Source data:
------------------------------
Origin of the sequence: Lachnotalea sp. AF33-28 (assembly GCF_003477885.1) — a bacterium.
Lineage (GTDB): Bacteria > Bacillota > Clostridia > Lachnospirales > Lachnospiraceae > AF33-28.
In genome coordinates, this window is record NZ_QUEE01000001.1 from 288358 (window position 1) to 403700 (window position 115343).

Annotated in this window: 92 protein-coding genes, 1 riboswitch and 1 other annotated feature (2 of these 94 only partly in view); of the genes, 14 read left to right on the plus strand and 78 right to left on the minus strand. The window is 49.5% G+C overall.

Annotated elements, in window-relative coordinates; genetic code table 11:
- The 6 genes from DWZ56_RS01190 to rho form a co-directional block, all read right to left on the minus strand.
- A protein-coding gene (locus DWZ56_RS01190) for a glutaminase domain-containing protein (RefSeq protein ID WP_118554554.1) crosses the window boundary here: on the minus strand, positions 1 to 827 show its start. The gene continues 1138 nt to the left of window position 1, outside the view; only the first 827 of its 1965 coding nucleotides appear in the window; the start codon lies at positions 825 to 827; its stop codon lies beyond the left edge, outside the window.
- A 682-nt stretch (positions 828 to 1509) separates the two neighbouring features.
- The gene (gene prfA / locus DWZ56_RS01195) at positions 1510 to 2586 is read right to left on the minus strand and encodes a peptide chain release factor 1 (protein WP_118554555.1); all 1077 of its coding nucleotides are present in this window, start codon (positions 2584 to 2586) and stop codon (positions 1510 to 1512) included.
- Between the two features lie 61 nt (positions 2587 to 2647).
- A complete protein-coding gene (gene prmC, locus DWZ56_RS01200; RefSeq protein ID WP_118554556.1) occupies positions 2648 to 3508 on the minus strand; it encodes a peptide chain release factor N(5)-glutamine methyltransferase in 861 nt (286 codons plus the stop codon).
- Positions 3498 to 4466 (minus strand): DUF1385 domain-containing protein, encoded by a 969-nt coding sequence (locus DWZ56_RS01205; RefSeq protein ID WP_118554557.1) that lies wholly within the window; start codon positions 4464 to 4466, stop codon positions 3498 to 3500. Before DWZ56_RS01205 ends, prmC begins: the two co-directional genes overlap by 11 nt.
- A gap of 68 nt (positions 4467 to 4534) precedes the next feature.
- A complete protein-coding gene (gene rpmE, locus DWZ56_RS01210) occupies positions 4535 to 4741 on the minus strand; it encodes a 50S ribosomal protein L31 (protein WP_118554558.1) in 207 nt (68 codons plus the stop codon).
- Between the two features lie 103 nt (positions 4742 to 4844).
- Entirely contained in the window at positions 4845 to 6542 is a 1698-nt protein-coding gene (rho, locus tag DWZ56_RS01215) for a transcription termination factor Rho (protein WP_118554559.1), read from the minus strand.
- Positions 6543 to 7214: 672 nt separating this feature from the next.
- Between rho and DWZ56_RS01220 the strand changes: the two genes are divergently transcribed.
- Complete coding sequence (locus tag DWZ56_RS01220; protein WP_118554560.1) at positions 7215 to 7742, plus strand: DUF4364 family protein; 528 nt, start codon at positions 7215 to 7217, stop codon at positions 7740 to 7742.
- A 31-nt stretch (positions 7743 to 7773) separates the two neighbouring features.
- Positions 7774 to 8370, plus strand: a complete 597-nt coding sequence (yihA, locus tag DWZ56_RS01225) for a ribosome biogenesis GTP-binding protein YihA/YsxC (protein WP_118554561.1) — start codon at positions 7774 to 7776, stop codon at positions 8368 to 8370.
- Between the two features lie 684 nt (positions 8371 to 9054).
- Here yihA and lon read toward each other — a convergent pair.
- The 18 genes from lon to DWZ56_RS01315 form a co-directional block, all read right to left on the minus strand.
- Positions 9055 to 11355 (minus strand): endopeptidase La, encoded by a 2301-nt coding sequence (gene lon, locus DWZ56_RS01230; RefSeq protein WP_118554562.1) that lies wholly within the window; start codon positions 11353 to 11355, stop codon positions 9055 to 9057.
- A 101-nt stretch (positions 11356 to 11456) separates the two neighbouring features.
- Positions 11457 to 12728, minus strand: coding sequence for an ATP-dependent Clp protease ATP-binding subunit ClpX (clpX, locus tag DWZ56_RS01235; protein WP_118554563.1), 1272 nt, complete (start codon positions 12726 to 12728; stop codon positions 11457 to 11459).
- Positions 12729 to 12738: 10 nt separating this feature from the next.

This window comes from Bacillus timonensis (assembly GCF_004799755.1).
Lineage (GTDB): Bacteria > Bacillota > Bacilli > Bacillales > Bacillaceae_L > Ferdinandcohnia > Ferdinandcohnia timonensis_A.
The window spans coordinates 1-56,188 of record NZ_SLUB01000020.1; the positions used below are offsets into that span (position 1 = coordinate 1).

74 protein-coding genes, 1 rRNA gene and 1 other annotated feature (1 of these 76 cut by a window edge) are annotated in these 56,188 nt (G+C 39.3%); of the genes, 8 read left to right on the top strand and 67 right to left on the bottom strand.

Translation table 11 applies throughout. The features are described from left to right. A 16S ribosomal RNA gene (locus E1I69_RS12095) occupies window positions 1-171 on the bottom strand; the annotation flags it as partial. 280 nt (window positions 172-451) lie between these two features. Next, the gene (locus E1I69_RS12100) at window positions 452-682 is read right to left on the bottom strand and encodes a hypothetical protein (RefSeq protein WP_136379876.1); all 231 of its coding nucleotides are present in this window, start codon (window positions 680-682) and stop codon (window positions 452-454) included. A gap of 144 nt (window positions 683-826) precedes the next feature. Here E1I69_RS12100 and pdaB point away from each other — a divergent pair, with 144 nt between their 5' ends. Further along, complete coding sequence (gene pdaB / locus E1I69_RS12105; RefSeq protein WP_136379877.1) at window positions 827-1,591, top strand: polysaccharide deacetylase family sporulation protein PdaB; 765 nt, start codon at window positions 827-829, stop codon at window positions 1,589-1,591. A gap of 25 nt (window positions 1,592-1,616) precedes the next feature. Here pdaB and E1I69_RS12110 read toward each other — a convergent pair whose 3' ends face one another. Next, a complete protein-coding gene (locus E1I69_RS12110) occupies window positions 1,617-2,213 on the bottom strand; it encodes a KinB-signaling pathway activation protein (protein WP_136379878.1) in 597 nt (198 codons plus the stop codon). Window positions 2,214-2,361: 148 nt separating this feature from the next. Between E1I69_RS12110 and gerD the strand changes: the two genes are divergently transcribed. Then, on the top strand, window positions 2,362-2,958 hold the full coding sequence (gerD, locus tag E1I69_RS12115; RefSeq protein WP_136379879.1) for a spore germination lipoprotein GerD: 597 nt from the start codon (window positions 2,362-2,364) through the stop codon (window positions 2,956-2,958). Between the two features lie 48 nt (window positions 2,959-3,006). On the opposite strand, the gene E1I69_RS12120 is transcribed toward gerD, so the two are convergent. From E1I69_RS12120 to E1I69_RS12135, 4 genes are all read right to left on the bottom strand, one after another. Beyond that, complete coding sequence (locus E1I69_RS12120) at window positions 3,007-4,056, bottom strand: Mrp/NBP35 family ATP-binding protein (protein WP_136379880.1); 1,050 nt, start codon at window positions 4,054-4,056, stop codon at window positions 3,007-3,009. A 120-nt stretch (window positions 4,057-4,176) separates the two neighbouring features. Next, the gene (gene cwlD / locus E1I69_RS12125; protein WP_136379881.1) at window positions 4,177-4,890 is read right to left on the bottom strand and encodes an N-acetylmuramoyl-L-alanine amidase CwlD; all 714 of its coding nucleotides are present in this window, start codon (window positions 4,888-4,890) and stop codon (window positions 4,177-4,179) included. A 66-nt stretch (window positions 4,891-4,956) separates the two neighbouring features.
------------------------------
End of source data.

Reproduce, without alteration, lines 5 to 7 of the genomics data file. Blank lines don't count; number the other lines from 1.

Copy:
Annotated elements, in window-relative coordinates; genetic code table 11:
- The 6 genes from DWZ56_RS01190 to rho form a co-directional block, all read right to left on the minus strand.
- A protein-coding gene (locus DWZ56_RS01190) for a glutaminase domain-containing protein (RefSeq protein ID WP_118554554.1) crosses the window boundary here: on the minus strand, positions 1 to 827 show its start. The gene continues 1138 nt to the left of window position 1, outside the view; only the first 827 of its 1965 coding nucleotides appear in the window; the start codon lies at positions 825 to 827; its stop codon lies beyond the left edge, outside the window.